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On Fri, 18 Feb 2005, Mike Hord wrote:

> Such designs a frequently found on "free energy" websites, usually with
> the "blades" designed as old propane tanks.
>
> Their efficiency is such that you would be better off using the solar energy
> to grow food, eating it, and riding a stationary bike with the calories from
> the digested food.  They are a cute trick, though.

Why are you saying that ? Remember the dipping bird trick that dips for
half a day into a small vessel with 2 ounces of lukewarm water (the
water cooling faster from heat loss to the environment than to the
bird) ?

Peter

2005\02\19@131506 by Bob Blick

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On 19 Feb 2005 at 19:54, Peter L. Peres wrote:

> Why are you saying that ? Remember the dipping bird trick that dips for
> half a day into a small vessel with 2 ounces of lukewarm water (the
> water cooling faster from heat loss to the environment than to the
> bird) ?

Actually the dipping bird has a fuzzy nose and head, the water clings
to it and cools through evaporation - the "engine" runs on the
temperature difference between the head and the butt.

Cheerful regards,

Bob

2005\02\20@121730 by Mike Hord

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> Why are you saying that ? Remember the dipping bird trick that dips for
> half a day into a small vessel with 2 ounces of lukewarm water (the
> water cooling faster from heat loss to the environment than to the
> bird) ?

Try hooking a load up to it.

The mechanical losses in such a system will completely overwhelm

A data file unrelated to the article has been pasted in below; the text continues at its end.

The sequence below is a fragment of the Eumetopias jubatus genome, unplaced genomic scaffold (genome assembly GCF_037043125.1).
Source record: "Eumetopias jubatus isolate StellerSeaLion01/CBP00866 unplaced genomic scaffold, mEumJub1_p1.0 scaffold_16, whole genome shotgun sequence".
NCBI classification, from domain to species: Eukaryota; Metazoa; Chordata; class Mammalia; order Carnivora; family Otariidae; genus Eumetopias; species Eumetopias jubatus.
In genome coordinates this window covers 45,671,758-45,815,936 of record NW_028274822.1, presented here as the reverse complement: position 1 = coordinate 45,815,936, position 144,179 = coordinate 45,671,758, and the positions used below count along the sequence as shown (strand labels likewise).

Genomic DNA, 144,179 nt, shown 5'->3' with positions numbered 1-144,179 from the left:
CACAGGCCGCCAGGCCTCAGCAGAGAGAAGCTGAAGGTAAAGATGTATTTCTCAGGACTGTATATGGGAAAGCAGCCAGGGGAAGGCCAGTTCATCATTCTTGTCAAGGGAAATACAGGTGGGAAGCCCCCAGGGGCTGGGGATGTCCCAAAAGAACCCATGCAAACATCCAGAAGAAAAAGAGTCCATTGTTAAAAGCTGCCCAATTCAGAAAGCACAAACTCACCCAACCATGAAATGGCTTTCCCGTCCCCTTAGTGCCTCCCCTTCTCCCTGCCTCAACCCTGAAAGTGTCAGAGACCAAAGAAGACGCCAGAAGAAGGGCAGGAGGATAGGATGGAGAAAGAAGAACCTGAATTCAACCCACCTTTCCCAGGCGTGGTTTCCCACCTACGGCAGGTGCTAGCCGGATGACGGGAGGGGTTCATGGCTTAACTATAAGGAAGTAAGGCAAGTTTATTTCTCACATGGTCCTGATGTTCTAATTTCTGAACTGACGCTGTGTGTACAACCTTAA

the power you generate.  Most of those shifting-liquid-wheel systems
will never get above a couple of RPM.  Efficiency and driving a large
load demands higher speeds than such a device will provide.

Look, don't get me wrong.  I'm not opposed to "thinking outside the
box" in search of new energy sources, but the bottom line is that
TANSTAAFL.  Thermodynamics is a harsh mistress.

http://www.tinaja.com

Again, Don Lancaster has a lot of "good" things about
pseudoscience.  And if that doesn't work out for you, ask yourself
how much surface area your contraption has, and how much
power in the form of sunlight is delivered to the surface at your
location.  The product of the two is the MAXIMUM you'll ever get
out of the thing.  Again, chances are you're better eating and
pedaling, or at least making a windmill.  After all, the generating
mechanism would be the same as for a windmill, but a windmill
will probably capture more energy.

Mike H.

2005\02\20@163346 by Peter L. Peres

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On Sat, 19 Feb 2005, Bob Blick wrote:

> On 19 Feb 2005 at 19:54, Peter L. Peres wrote:
>
>> Why are you saying that ? Remember the dipping bird trick that dips for
>> half a day into a small vessel with 2 ounces of lukewarm water (the
>> water cooling faster from heat loss to the environment than to the
>> bird) ?
>
> Actually the dipping bird has a fuzzy nose and head, the water clings
> to it and cools through evaporation - the "engine" runs on the
> temperature difference between the head and the butt.

That's right but it runs better here if the water is lukewarm (very
humid summers). Also for it to work 'right' (depending on how it is set
up) the water should be slightly warmer than the air and the wet bulb
temperature slightly colder than the air, All three conditions are
fulfilled if the water is lukewarm (exposing the water pot - painted of
not transparent - to the sun is a good way to achieve that. That would
be a solar dipping bird (the dipping bird should be in the shade).

Peter

2005\02\22@025853 by Peter L. Peres

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On Sun, 20 Feb 2005, Mike Hord wrote:

> Again, Don Lancaster has a lot of "good" things about
> pseudoscience.  And if that doesn't work out for you, ask yourself
> how much surface area your contraption has, and how much
> power in the form of sunlight is delivered to the surface at your
> location.  The product of the two is the MAXIMUM you'll ever get
> out of the thing.  Again, chances are you're better eating and

Assuming I can make something 1% overall efficient It would produce
about 10W from 1 m^2 of collector (mirror or something else). The tiny
amount of energy is not so tiny and small gas expansion and turbine
engines exist, which make use of unusual work fluids to use the low hot
source temperature in solar devices. I was thinking of it as a
demonstration object and a tech toy.

Peter